Wednesday, February 4, 2009

Capitol's Capital Lost in Loss

TARP. The acronym stands for Troubled Asset Relief Program. The creative wordsmith who came up with it also likely recognized the double entendre of the name, hoping the program would help cover up (like a tarp) the financial mess banks have gotten themselves into by being careless. Of course there's only one problem. All banks are applying for federal TARP money, and barely any of the major banks are using it to lend to new customers, as the government had designed.

“The top 13 banks in this country are not recycling that TARP money,” says Wayne Brandt, managing director of Buchanan Street Partners. “Lending has dropped at all the US banks.” He adds, “The banks are scared. They don’t know how to price these toxic securities. They’re hoarding (the TARP money) and waiting for the storm to pass.”

Why aren't they lending, you ask? Maybe its because so many of them got burned by bad loans. It's hard to get back on the horse right after you've been bucked off. Or maybe, it has a little something to due with the fact that over $160 billion dollars worth of debt affixed to commercial real estate is coming due in 2009, with almost another $400 billion or so to come in the two years to follow. The CMBS market, which financed over $230 billion in commercial property debt in 2007 and even $30 billion in the face of market turmoil in 2008 might be as dormant as Mount Vesuvius in the foreseeable future.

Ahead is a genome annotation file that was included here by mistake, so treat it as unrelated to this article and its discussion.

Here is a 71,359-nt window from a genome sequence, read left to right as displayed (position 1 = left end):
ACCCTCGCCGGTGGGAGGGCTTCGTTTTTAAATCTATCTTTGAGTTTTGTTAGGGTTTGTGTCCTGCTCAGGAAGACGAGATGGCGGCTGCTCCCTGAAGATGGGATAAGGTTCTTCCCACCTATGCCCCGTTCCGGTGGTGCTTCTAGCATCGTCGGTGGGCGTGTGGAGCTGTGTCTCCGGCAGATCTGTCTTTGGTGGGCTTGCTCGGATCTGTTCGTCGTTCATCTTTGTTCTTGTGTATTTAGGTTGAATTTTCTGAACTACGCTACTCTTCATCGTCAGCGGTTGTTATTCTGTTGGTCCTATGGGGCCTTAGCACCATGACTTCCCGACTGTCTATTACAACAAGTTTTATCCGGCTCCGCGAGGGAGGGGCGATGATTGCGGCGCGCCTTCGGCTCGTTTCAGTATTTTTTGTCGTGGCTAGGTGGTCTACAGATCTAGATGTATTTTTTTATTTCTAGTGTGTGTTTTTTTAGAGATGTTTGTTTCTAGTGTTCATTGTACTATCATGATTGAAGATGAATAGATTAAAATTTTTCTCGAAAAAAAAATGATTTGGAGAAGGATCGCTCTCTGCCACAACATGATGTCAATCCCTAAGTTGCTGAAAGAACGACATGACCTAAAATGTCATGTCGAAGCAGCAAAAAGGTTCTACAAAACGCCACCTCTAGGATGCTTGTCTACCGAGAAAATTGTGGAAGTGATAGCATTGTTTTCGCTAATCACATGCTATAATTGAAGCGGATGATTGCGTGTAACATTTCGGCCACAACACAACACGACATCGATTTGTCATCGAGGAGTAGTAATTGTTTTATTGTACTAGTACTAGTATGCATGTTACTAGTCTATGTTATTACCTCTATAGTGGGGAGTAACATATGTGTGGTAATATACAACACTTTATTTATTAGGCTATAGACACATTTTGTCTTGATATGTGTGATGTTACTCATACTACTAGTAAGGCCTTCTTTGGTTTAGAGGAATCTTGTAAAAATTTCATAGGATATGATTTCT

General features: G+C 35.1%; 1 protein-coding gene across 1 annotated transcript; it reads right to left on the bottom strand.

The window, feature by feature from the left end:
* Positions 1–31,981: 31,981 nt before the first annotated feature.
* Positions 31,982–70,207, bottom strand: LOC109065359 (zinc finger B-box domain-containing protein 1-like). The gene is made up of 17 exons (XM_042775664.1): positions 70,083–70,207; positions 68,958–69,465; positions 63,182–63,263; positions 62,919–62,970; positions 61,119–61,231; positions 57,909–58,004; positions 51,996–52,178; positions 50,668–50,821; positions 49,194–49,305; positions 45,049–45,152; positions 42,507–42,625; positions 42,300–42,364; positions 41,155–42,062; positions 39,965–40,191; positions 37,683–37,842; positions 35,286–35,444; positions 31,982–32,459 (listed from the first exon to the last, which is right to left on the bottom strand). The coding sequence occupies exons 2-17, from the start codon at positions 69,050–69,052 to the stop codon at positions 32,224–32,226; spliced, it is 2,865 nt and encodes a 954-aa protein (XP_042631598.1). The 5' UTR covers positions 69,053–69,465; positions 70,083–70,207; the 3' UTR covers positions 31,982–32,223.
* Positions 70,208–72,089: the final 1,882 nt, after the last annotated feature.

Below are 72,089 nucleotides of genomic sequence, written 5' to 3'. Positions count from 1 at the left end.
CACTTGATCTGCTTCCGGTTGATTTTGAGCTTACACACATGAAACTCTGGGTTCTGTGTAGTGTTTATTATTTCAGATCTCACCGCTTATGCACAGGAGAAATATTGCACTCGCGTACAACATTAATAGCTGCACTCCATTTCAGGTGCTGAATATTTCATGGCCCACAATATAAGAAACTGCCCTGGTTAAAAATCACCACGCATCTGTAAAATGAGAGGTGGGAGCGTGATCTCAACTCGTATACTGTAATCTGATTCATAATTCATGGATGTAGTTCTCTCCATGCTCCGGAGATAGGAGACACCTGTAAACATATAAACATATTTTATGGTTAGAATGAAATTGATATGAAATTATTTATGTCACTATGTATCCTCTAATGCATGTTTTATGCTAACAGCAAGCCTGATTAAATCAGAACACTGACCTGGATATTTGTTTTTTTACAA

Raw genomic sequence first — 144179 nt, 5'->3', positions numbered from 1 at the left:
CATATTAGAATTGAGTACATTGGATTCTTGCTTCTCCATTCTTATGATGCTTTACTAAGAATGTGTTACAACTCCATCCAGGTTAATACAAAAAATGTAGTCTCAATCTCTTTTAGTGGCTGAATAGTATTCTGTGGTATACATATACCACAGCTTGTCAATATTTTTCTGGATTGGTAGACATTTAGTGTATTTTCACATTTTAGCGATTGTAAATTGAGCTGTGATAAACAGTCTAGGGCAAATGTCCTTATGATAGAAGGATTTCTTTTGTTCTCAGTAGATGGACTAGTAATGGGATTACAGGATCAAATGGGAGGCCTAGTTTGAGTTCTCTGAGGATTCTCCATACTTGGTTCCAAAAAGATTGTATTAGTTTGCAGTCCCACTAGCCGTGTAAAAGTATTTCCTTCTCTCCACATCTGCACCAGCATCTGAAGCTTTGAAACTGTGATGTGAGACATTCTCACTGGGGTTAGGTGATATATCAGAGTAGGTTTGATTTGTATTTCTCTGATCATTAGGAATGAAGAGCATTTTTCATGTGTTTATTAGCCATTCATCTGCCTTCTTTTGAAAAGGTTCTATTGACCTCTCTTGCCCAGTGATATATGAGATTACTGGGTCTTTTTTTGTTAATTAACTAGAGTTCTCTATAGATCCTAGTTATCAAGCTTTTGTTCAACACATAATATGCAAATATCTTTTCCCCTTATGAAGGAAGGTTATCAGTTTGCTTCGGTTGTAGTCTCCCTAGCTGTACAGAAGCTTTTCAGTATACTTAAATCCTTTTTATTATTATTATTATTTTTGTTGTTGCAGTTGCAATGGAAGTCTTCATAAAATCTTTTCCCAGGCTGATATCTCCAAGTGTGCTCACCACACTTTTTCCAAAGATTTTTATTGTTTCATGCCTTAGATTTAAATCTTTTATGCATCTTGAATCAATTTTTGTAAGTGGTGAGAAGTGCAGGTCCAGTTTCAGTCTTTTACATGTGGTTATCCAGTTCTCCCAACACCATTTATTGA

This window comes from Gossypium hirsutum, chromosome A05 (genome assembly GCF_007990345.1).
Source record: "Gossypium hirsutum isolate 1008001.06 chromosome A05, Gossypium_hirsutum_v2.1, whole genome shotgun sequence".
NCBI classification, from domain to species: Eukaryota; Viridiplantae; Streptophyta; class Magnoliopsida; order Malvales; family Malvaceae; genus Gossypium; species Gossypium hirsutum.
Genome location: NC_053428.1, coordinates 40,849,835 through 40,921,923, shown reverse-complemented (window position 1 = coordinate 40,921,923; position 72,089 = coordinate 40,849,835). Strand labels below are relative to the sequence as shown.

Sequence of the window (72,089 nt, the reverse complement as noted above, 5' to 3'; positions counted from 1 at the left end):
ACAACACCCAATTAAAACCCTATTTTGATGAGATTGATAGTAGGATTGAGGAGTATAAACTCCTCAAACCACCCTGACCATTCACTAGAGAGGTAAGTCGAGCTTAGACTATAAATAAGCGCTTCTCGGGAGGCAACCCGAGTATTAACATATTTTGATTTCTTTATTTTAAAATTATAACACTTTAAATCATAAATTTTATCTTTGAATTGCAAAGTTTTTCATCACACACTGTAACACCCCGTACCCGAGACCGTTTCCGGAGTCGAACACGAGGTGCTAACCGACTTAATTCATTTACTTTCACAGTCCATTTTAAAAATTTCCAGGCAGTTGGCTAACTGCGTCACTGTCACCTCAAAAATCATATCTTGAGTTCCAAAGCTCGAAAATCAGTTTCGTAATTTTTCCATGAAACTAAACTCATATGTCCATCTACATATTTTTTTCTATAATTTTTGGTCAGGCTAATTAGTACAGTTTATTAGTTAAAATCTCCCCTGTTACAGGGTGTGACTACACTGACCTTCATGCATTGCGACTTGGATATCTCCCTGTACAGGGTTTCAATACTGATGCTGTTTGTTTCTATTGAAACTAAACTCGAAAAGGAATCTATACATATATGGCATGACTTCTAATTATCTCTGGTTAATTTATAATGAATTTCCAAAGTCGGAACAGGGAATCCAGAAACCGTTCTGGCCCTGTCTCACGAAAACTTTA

And if you weren’t paying attention, what all of that means is “there continues to be no capital in the system that’s readily available,” says Brandt, who predicts that about half the loans due out there will be extended, some will be reworked through a traditional loan workouts and some, an as of yet to be determined percentage, will be closed upon—and very few of the latter will be in the position to obtain adequate refinancing.

“Everybody knows this recession will get worse,” he says. That means the banks will lend, but only to their best customers. In affect, Brandt says, “they will make new loans to preserve and protect the balance sheets of those who have been loyal, well-capitalized borrowers with strong balance sheets with decades of experience and a track record.”

He adds, “the global system is deleveraging, and this deleveraging means this recession is going to last longer than most Americans expect.”

To make matters worse for property owners, other means of capital aren't promising either. Life companies and private equity companies can afford to be picky, and are more likely to go after the most stable asset classes like student housing and healthcare, given their druthers (of which they have plenty these days).

While TARP hasn't had a chance to fully play out yet, and the Obama administration is in the midst of structuring how they will spread their $350 billion dollars, bigger commercial banks are not likely to have a quick change of heart. The vast majority got burned on bad loans, and few, if any are comfortable gauging what appropriate spreads should be in today's environment. The wounds commercial banks are currently licking will heal with time, and the lending freeze will eventually ease. Its just likely to be later rather than sooner.

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